I do not really feel qualified to comment on the status of academics since I am a mere visiting student; a transient anomaly of real Oxford student life who belongs to no course or class or year. Real Oxford students enter into a specific course at a specific college as “freshers,” and so they are specialized from the very beginning of their study here. These “courses” are kind of like majors that we have in the states only usually consist of much smaller groups of students e.g. I believe the St. Catherine’s College Biological Sciences Department consists of around eight students each year. Eight! Anyway, from what I can perceive, these groups of students are given guidance from the beginning as to which lectures to attend and are assigned relevant tutorials which follow a specific course path. As they progress through their three years as undergraduates, they are given more choices in terms of tutorials, but have certain requirements. (Tutorials are the main method of learning, are supplemented with occasional lectures, and usually consist of meeting weekly alone or in a group of two with the US equivalent of a professor to discuss a specific topic. You also present a research paper or a problem set that you prepared since the last meeting and are given a new assignment for the next week). The whole process is generally a lot more intimate and specialized, especially since the tutors usually allow a little flexibility in the subject and focus of the tutorials and assignments.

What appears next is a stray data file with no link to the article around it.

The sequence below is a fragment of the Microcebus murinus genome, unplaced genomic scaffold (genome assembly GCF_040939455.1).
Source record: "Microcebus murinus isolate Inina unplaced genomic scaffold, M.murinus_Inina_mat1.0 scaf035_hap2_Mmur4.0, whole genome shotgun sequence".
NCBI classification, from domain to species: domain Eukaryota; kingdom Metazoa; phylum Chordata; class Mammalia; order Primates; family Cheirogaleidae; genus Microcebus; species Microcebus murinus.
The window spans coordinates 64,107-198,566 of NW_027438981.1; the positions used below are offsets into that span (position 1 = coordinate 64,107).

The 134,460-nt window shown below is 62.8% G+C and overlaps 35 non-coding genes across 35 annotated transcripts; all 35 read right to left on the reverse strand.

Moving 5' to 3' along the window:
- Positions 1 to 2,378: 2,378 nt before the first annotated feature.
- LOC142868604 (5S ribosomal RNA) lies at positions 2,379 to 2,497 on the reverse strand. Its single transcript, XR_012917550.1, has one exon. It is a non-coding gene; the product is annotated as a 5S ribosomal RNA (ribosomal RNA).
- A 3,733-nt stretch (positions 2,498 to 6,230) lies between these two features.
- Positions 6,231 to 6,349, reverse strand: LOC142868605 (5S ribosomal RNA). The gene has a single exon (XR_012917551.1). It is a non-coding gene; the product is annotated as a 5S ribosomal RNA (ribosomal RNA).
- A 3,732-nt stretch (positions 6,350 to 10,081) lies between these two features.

Since our education system is not equivalent to that in the UK, I’m not really sure what I am considered to be here. I went through Fresher’s Week as if I was a freshman even though I’m a junior and had my own time basking in the blissful period of freedom that is freshman Orientation. I do not belong to a course, but am taking an immunology tutorial and a philosophy tutorial and just kind of learning without rules. I am twenty but I am not in my last year of university like most twenty-year-olds are here. There are a lot of graduate students who live on campus and are twenty-one or twenty-two, which is also confusing. Along with this, comes the confusing status of being an “international student,” which I never consider myself until someone defines me as that. But I have witnessed the natural grouping of international students from the other side now and that has been a very interesting experience. All together, it adds up to a really unique study abroad experience which blends traditional Oxford learning with a sort of strange and freeing transience which I have come to appreciate.
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<p><span style="color: rgb(29, 29, 29); font-family: Arial, Verdana, sans-serif; font-size: 12px; line-height: normal; background-color: rgb(237, 237, 237);">Samantha Loria is a junior Molecular Genetics/History double major at the University of Rochester in Western New York. She is an Irish Dancer, loves music and learning from all kinds of people and is going on the adventure of her life at Oxford University! She plans on soaking up all the culture, knowledge, and nature that she can handle and here, in this blog, she will seek to pass along all of the wisdom that she encounters, the emotions that she feels, and the incredible sights that she sees on this great journey. Come, explore, and learn!</span></p>